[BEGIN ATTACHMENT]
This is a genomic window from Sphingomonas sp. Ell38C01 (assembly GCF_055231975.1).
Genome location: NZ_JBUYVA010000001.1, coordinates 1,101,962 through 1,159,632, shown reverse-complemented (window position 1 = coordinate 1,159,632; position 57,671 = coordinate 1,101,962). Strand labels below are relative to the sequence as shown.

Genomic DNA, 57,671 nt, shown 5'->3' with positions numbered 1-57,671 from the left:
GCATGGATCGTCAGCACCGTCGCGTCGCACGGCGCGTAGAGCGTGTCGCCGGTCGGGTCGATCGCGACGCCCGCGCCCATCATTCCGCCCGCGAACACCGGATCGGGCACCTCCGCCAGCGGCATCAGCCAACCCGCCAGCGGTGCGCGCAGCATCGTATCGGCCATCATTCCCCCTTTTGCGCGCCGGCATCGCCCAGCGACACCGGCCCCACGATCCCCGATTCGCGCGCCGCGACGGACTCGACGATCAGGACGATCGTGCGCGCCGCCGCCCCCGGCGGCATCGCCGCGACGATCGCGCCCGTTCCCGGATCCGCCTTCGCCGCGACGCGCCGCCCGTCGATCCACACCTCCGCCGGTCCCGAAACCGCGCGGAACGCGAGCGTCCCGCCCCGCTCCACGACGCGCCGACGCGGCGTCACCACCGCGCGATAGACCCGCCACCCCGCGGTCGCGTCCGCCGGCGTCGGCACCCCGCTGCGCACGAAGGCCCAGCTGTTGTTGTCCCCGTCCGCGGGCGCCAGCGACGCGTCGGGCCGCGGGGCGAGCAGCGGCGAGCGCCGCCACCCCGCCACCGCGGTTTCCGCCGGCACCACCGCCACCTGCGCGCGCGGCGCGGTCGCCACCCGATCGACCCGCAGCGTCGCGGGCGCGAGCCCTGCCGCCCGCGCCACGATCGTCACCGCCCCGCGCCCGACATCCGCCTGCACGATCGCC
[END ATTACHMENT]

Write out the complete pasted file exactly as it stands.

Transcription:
This is a genomic window from Sphingomonas sp. Ell38C01 (assembly GCF_055231975.1).
Genome location: NZ_JBUYVA010000001.1, coordinates 1,101,962 through 1,159,632, shown reverse-complemented (window position 1 = coordinate 1,159,632; position 57,671 = coordinate 1,101,962). Strand labels below are relative to the sequence as shown.

Genomic DNA, 57,671 nt, shown 5'->3' with positions numbered 1-57,671 from the left:
GCATGGATCGTCAGCACCGTCGCGTCGCACGGCGCGTAGAGCGTGTCGCCGGTCGGGTCGATCGCGACGCCCGCGCCCATCATTCCGCCCGCGAACACCGGATCGGGCACCTCCGCCAGCGGCATCAGCCAACCCGCCAGCGGTGCGCGCAGCATCGTATCGGCCATCATTCCCCCTTTTGCGCGCCGGCATCGCCCAGCGACACCGGCCCCACGATCCCCGATTCGCGCGCCGCGACGGACTCGACGATCAGGACGATCGTGCGCGCCGCCGCCCCCGGCGGCATCGCCGCGACGATCGCGCCCGTTCCCGGATCCGCCTTCGCCGCGACGCGCCGCCCGTCGATCCACACCTCCGCCGGTCCCGAAACCGCGCGGAACGCGAGCGTCCCGCCCCGCTCCACGACGCGCCGACGCGGCGTCACCACCGCGCGATAGACCCGCCACCCCGCGGTCGCGTCCGCCGGCGTCGGCACCCCGCTGCGCACGAAGGCCCAGCTGTTGTTGTCCCCGTCCGCGGGCGCCAGCGACGCGTCGGGCCGCGGGGCGAGCAGCGGCGAGCGCCGCCACCCCGCCACCGCGGTTTCCGCCGGCACCACCGCCACCTGCGCGCGCGGCGCGGTCGCCACCCGATCGACCCGCAGCGTCGCGGGCGCGAGCCCTGCCGCCCGCGCCACGATCGTCACCGCCCCGCGCCCGACATCCGCCTGCACGATCGCC